This fascinating article came to my e-mail from Mars Hill Audio Addenda:

A Republic of Front Porches

by Patrick Deenen
2 March 2009 AD

In this simple but profound essay, Richard Thomas explores the social implications of the architectural practice of building porches on the front of homes and its eventual abandonment in favor of patios behind the house (I’ve discussed this transition in relation to the film “It’s a Wonderful Life” in comparing Bedford Falls to Bailey Park). As with any central feature in our built environment, this is more than merely a passing fashion trend or a meaningless design change: the transition from porch to patio was one of the clearest and significant manifestations the physical change from a society concerned with the relationship of private and public things – in the Latin, res publica – to one of increasing privacy. The porch, as a physical bridge between the private realm of the house and the public domain of the street and sidewalk, was the literal intermediate space between two worlds that have been increasingly separated in our time, and hence increasingly ungoverned in both forms.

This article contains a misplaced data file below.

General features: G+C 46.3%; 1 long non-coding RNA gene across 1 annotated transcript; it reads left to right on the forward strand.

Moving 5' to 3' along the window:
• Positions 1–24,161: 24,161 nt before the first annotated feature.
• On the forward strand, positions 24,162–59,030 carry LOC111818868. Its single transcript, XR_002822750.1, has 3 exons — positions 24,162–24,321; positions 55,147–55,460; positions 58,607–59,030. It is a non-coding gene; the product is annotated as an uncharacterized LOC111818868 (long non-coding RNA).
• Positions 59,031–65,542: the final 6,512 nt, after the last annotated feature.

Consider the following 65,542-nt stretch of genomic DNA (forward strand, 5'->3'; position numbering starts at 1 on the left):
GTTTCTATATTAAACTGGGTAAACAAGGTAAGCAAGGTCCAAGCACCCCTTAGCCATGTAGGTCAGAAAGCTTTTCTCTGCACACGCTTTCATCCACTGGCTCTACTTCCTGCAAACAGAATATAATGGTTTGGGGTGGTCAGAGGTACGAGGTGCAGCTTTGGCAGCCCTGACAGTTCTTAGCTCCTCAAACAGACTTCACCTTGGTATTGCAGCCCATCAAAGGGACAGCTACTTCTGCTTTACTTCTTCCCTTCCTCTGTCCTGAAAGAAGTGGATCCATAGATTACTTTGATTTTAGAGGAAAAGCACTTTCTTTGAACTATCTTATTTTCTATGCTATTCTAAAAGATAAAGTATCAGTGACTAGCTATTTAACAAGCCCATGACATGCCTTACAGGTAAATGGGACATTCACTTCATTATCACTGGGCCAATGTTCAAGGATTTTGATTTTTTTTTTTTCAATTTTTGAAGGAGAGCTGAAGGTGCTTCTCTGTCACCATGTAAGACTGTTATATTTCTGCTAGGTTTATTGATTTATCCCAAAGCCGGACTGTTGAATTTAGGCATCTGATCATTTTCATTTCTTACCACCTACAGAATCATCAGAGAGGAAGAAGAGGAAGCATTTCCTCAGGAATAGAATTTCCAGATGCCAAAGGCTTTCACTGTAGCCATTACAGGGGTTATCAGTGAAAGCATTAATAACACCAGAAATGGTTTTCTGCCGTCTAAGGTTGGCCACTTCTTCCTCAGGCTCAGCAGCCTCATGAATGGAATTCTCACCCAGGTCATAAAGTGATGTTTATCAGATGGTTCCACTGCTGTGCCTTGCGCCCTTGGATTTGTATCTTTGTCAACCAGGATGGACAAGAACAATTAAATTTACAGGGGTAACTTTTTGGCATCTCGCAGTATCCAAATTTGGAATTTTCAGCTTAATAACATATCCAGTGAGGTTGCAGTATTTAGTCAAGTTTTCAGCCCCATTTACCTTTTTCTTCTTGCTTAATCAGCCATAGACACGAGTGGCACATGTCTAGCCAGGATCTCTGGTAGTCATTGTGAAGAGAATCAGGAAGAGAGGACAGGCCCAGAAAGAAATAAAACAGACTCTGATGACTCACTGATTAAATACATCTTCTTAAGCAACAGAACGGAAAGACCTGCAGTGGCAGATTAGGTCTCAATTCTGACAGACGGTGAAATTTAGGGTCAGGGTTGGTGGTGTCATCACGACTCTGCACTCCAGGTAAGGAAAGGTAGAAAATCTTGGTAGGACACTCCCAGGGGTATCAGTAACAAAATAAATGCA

Thomas expresses clearly some of the social dimensions of the porch, and contrasts them with the patio. The porch, he wrote, “presented opportunities for social intercourse at several levels.”
When a family member was on the porch it was possible to invite the passerby to stop and come onto the porch for extended conversation. The person on the porch was very much in control of this interaction, as the porch was seen as an extension of the living quarters of the family. Often, a hedge or fence separated the porch from the street or board sidewalk, providing a physical barrier for privacy, yet low enough to permit conversation. The porch served many important social functions in addition to advertising the availability of its inhabitants. A well-shaded porch provided a cool place in the heat of the day for the women to enjoy a rest from household chores. They could exchange gossip or share problems without having to arrange a “neighborhood coffee” or a “bridge party.” The porch also provided a courting space within earshot of protective parents [for more on this important aspect, see Beth Bailey’s From Front Porch to Back Seat: Courtship in Twentieth Century America]. A boy and a girl could be close on a porch swing, yet still observed, and many a proposal of marriage was made on a porch swing. Older persons derived great pleasure from sitting on the porch, watching the world go by, or seeing the neighborhood children at play. To continue reading this article please visit Front Porch Republic: http://www.frontporchrepublic.com/?p=707.
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